The case is compact and thin, and barely different from the Simplicity case. In fact, the case is surprisingly ordinary for a watch of this calibre, but understandable given Mr Dufour’s stylistic inspiration, namely mid-20th century gentlemen’s watches that were simple on the outside but equipped with high-quality movements.

In fact, the Duality could be mistaken for a Simplicity at a distance. The twin dials of this Duality are both nearly identical to their Simplicity equivalents.

The silvered dial currently installed in the Duality is almost identical to the Simplicity version, including the hour markers and railway minute track, but it lacks the guilloche centre found in the Simplicity. This dial was actually requested by the current owner, who found the original lacquered dial made the watch feel too small. It was Mr Dufour who suggested installing a silvered dial to increase its visual presence, since Mr Dufour would not (and has never) re-cased a watch to make it larger.

The lacquered with Roman numerals was the original one delivered with the watch. It is practically identical to the Simplicity’s, right down to the Arabic numerals on the seconds. And it is also reminiscent of the dials on the first run of Grande Sonnerie wristwatches.

The additional dial is in white lacquer and complete with Breguet-style hands. Image – Phillips

The only detail that gives the Duality away is the off-centre seconds register that’s located at seven o’clock. The position of the seconds hand is a consequence of the double-balance wheel movement – the seconds sits where the differential is and displays the average rate of the two oscillators.

The movement of the Duality has a pleasing symmetry that is typical of double-balance movements. The large bridge secures the single barrel and going trains.

On either side the twin balance wheels, each with a steel-capped cock for its escape wheel. In between the escape wheels is the cock for the differential that links both balance wheels.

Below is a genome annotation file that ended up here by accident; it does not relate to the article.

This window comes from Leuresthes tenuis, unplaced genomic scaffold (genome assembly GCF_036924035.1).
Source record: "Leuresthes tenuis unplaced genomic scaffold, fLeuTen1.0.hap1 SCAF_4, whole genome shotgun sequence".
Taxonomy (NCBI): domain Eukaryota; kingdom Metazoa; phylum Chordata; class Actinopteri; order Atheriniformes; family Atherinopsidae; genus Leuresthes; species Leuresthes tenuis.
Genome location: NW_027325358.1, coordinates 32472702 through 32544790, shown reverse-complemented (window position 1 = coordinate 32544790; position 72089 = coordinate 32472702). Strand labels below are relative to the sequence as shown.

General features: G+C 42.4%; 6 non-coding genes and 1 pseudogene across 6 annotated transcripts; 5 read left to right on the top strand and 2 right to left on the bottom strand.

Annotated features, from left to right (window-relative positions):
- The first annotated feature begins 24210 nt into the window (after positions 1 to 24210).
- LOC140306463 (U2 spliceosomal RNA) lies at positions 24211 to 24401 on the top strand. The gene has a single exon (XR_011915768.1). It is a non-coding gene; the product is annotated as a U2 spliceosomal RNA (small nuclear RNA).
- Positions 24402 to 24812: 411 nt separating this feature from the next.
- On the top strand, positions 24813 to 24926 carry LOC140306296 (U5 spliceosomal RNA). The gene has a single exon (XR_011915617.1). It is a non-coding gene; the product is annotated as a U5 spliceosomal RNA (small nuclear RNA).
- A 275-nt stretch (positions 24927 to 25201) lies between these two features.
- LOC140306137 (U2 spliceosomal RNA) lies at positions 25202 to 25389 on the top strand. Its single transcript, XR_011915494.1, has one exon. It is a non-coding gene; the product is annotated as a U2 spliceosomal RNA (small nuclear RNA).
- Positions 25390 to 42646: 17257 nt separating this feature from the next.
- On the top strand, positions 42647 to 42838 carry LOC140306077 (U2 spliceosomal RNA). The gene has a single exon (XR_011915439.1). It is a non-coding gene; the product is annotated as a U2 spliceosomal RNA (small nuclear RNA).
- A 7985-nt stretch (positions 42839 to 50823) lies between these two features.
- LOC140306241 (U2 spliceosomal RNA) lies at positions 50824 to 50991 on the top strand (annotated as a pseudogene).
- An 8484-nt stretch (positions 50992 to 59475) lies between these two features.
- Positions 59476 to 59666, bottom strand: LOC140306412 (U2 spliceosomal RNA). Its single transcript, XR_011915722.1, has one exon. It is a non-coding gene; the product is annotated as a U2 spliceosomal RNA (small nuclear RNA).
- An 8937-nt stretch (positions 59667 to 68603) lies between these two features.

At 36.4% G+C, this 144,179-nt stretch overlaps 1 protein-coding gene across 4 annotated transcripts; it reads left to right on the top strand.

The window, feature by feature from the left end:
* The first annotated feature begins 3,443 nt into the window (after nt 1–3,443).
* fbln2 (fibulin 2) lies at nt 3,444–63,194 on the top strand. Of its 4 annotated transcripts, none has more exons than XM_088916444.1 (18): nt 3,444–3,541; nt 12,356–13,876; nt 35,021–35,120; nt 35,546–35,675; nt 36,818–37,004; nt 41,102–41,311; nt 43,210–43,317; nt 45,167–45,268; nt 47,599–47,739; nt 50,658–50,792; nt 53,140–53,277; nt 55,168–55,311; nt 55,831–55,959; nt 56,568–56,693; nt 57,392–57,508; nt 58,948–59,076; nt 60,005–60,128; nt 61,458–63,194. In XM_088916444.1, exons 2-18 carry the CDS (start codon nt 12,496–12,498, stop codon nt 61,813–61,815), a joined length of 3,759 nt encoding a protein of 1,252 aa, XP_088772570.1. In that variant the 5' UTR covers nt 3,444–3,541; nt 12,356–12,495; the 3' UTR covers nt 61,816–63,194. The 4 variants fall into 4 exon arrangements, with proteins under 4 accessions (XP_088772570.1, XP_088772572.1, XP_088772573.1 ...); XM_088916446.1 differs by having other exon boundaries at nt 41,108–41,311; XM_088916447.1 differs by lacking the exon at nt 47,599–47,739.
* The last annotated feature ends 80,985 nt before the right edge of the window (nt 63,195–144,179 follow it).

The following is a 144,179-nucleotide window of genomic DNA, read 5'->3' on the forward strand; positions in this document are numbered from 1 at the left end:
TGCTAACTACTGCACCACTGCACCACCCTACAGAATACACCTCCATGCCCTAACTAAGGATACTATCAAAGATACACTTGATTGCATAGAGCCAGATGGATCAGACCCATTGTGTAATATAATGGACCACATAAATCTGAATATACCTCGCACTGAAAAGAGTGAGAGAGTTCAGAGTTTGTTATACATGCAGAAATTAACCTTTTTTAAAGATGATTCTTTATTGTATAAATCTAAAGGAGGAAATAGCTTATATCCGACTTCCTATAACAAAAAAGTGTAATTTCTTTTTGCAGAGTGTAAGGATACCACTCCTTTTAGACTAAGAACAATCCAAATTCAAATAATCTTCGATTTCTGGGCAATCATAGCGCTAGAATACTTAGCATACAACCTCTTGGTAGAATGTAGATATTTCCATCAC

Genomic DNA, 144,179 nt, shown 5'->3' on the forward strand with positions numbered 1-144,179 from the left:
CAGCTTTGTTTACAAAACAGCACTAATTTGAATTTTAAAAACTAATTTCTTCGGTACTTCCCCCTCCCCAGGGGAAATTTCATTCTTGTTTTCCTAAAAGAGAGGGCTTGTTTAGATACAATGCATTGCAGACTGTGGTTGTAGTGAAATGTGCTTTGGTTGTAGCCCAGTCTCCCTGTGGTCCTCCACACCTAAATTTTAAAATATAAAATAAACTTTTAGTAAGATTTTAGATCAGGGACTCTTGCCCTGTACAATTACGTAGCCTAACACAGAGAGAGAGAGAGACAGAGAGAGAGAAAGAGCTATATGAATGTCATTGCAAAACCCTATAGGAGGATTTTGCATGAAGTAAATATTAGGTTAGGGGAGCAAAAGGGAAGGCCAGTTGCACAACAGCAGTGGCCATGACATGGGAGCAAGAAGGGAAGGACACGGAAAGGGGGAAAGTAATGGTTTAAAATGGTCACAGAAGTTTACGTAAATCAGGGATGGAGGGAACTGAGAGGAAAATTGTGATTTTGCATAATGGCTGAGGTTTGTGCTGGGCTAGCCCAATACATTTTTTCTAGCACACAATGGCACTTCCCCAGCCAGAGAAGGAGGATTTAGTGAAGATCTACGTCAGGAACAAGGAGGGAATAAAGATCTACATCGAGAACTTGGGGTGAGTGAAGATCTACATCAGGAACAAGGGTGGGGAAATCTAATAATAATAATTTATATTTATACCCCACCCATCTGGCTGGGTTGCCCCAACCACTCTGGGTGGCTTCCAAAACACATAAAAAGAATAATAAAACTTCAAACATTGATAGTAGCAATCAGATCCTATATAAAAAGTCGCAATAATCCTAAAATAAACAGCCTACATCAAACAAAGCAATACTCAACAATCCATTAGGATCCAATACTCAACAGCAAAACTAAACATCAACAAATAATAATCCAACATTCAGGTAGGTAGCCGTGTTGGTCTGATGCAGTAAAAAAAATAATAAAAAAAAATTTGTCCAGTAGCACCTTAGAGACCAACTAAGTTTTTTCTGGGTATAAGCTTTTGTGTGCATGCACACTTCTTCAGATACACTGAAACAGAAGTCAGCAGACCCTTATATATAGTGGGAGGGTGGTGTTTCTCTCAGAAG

A differential is a simple mechanical device with three drive shafts – with the speed of the output shaft being the average of the two input shafts. This is executed  in a straightforward manner in the Duality, the output from the differential is the average twin balance wheels.

Some two decades later, Greubel Forsey would implement the exact same concept in a far more elaborate manner (with inclined balance wheels and a differential integrating a remontoir) inside the Double Balancier, indicating how far ahead of its time the Duality was.

The style that would later define the Simplicity movement in both aesthetics and finishing is already evident in the Duality.

The bridges are finished with lustrous, generously spaced Côtes de Genève. All edges are carefully bevelled and polished, including the spokes of the wheels and the almost-hidden bridges for the pallet levers.

The barrel bridge has twin sharp points on either side of the third wheel pivot jewel – these “horns” serve no purposes except to show off Mr Dufour’s mastery of decoration. These horns would later make it into the Simplicity and also inspire later generations of watchmakers.

Dive in even closer into the movement and it becomes clear in a handful of details that Mr Dufour had perfected his decorative techniques even further on the later Simplicity watches. The Simplicity gained a more elaborate black-polished winding click for instance.

But the Duality is unquestionably a more important watch, both as a pioneering wristwatch complication and as a descendant of its Vallée de Joux ancestors.

Duality no. 3 is lot 87 in Phillips’ New York watch auction that takes place on June 8 and 9, 2024. For more, visit Phillips.com.

Addition May 29, 2024: Some background on the two dials incorporated.